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Tebow, Lin and the Dragonslayer

  • Ryan M. Blanck Teacher and writer from Southern California, whose high school athletic career can be described as mediocre at best.
  • Updated Mar 04, 2012
Tebow, Lin and the Dragonslayer

God has been getting a lot of attention from the press lately, thanks to post-game interviews with two of today's hottest athletes: Tim Tebow and Jeremy Lin. These two have dazzled and amazed fans, spectators and the press, and then have given God all the glory afterward. Some in the media criticize them for placing too much emphasis on their faith, while others are thankful to see a couple of good role models for our youth today.

However, the God-in-the-media craze actually began several months before Lin-sanity swept the nation or before Tim started "Tebowing" on the sideline. It began with a contestant on the hit reality show "Survivor" by the name of Benjamin "Coach" Wade. The self-proclaimed "Dragonslayer," who spent three seasons on the show, led his team in prayer before challenges and often was seen on the beaches in prayer or meditation; but his demonstrations of faith usually came across as simply a self-serving means to manipulate weaker players and get himself further in the game. I remember lamenting many times that people such as Coach shouldn't be on television because they give Christians a bad name.

I'm glad so many more people are paying attention to Tebow and Lin and that we're not left with Coach as the poster-boy for Christians in the media. Coach had all the right words to say, but his actions were most often contrary to those words. Unlike the "Dragonslayer," Tebow and Lin have earned the right to be heard by achieving excellence in their respective arenas before opening their mouths about their faith.

What's interesting about Tebow and especially Lin is that no one really cared about either of them until they started showing up on the weekly ESPN highlight reels. As a result of hard work and discipline in their respective sports, both had successful high school and college careers, but garnered little attention compared to what they now receive. It wasn't until they led their teams on remarkable winning streaks with amazing demonstrations of athletic skill that the press started sticking microphones in their faces.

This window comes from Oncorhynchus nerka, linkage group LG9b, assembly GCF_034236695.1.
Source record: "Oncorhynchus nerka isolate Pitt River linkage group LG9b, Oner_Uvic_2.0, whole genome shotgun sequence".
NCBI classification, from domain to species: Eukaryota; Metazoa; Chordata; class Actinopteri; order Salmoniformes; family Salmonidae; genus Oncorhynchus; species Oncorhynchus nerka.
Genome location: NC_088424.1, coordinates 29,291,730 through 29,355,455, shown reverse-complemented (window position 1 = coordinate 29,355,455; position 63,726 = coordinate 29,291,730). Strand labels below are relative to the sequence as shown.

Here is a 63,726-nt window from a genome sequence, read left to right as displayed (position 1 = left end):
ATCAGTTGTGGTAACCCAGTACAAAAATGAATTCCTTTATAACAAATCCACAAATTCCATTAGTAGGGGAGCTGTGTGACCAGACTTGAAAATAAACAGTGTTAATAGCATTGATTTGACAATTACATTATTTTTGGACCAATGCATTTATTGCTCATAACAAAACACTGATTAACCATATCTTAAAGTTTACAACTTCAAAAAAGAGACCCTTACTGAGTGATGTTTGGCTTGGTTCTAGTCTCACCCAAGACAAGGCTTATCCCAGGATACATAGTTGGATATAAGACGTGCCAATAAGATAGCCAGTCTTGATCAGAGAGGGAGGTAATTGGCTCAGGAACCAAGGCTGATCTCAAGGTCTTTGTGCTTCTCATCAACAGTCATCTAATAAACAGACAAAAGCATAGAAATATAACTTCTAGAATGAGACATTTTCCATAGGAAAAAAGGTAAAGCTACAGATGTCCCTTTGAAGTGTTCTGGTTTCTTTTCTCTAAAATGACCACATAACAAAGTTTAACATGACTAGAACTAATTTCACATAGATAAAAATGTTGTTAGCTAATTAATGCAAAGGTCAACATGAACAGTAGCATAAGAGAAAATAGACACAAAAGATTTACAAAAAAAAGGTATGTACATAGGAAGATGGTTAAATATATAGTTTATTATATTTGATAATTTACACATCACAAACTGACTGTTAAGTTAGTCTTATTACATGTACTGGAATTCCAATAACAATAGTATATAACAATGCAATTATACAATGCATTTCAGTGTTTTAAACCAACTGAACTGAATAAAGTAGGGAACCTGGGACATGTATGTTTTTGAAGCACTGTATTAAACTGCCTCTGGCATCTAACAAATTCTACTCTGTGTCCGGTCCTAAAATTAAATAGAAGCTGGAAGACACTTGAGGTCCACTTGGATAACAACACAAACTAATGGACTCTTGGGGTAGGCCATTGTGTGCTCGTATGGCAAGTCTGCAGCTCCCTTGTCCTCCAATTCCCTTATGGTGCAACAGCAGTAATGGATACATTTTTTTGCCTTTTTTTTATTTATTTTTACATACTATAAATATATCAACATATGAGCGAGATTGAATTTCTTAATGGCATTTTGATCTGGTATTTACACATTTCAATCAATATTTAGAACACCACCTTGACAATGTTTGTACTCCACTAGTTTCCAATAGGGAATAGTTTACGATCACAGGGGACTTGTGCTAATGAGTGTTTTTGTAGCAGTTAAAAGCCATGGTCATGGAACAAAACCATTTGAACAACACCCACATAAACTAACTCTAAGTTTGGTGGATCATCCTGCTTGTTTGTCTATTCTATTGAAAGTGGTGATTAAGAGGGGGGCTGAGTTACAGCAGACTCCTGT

There's an important lesson to be learned here, one that we need to pass on to the youth in our charge: We need to earn the right to be heard. Sure, we have the words that bring eternal life, but we can't expect people to line up pay attention to us. We have to earn their attention.

How do we do that (and teach our students to do it)? So glad you asked.

We earn the right to be heard by being excellent. By excelling in whatever we are good at, we earn others' respect and win their attention. Unfortunately, excellence takes a lot of hard work, long hours and disciplined choices. Lin and Tebow played four years of high school sports, then played four years of college sports, then were back-ups and benchwarmers before getting their turns in the spotlight. They seem to have burst suddenly onto the scene, but there was a lot of blood, sweat and tears preceding those bursts. They unquestionably earned every bit of respect, attention and hype they have received lately through their years of hard work and dedication.

As youth leaders, we need to pursue excellence in all we do; but equally important, we need to push our youth toward excellence. We need to help them discover their gifts, talents and passions; and we need to help instill in them the work ethic needed to excel. We need to encourage them along the way and cheer them on when no one else seems to notice. If they are dedicated to excellence, their time to shine will come. They may never find themselves on the national stage or on the ESPN highlight reel, but someone eventually will take notice. Someone will listen.

When people do start listening, it's important that we—and our youth—have something to say that is worth hearing. Tim Tebow and Jeremy Lin have proven that famous athletes can have something important to say. They are keeping things in perspective; it's not just about touchdowns and free throws. They are reminding us there are more important things in life.

So when the microphone is placed in front of us, and the world is our captive audience, what will we say?

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